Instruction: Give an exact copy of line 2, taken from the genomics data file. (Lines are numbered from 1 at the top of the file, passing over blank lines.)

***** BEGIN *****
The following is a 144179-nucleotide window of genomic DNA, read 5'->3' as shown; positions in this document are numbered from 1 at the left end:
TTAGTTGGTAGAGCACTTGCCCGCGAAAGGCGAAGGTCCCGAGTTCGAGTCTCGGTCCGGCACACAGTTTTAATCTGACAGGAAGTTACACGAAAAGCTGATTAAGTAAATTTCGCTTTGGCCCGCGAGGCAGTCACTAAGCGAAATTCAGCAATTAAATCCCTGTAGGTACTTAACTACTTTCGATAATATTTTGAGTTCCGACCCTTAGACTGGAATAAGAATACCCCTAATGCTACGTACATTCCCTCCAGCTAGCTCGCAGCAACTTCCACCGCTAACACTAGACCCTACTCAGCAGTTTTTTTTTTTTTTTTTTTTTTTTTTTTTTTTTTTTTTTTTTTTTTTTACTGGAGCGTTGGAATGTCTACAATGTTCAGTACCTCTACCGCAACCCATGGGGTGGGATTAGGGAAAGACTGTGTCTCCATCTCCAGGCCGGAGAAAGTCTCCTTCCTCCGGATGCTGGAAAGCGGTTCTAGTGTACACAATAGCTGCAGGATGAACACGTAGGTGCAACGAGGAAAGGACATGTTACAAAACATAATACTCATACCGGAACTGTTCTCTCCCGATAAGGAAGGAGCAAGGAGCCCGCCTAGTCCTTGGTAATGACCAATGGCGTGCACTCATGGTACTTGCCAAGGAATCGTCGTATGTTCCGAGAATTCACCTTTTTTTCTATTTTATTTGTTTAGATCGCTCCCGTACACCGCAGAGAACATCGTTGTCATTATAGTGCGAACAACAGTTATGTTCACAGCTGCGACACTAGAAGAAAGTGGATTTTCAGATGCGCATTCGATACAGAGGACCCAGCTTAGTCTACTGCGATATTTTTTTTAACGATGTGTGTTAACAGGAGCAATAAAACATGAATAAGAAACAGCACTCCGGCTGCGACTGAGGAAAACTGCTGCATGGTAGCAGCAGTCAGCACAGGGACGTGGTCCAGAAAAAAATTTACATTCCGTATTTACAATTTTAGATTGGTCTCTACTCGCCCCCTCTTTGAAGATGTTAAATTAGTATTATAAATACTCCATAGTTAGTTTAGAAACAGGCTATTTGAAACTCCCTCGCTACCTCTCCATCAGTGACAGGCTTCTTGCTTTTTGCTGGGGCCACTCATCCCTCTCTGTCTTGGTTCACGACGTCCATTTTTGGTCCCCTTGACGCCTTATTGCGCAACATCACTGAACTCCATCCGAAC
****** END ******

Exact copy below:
TTAGTTGGTAGAGCACTTGCCCGCGAAAGGCGAAGGTCCCGAGTTCGAGTCTCGGTCCGGCACACAGTTTTAATCTGACAGGAAGTTACACGAAAAGCTGATTAAGTAAATTTCGCTTTGGCCCGCGAGGCAGTCACTAAGCGAAATTCAGCAATTAAATCCCTGTAGGTACTTAACTACTTTCGATAATATTTTGAGTTCCGACCCTTAGACTGGAATAAGAATACCCCTAATGCTACGTACATTCCCTCCAGCTAGCTCGCAGCAACTTCCACCGCTAACACTAGACCCTACTCAGCAGTTTTTTTTTTTTTTTTTTTTTTTTTTTTTTTTTTTTTTTTTTTTTTTTACTGGAGCGTTGGAATGTCTACAATGTTCAGTACCTCTACCGCAACCCATGGGGTGGGATTAGGGAAAGACTGTGTCTCCATCTCCAGGCCGGAGAAAGTCTCCTTCCTCCGGATGCTGGAAAGCGGTTCTAGTGTACACAATAGCTGCAGGATGAACACGTAGGTGCAACGAGGAAAGGACATGTTACAAAACATAATACTCATACCGGAACTGTTCTCTCCCGATAAGGAAGGAGCAAGGAGCCCGCCTAGTCCTTGGTAATGACCAATGGCGTGCACTCATGGTACTTGCCAAGGAATCGTCGTATGTTCCGAGAATTCACCTTTTTTTCTATTTTATTTGTTTAGATCGCTCCCGTACACCGCAGAGAACATCGTTGTCATTATAGTGCGAACAACAGTTATGTTCACAGCTGCGACACTAGAAGAAAGTGGATTTTCAGATGCGCATTCGATACAGAGGACCCAGCTTAGTCTACTGCGATATTTTTTTTAACGATGTGTGTTAACAGGAGCAATAAAACATGAATAAGAAACAGCACTCCGGCTGCGACTGAGGAAAACTGCTGCATGGTAGCAGCAGTCAGCACAGGGACGTGGTCCAGAAAAAAATTTACATTCCGTATTTACAATTTTAGATTGGTCTCTACTCGCCCCCTCTTTGAAGATGTTAAATTAGTATTATAAATACTCCATAGTTAGTTTAGAAACAGGCTATTTGAAACTCCCTCGCTACCTCTCCATCAGTGACAGGCTTCTTGCTTTTTGCTGGGGCCACTCATCCCTCTCTGTCTTGGTTCACGACGTCCATTTTTGGTCCCCTTGACGCCTTATTGCGCAACATCACTGAACTCCATCCGAAC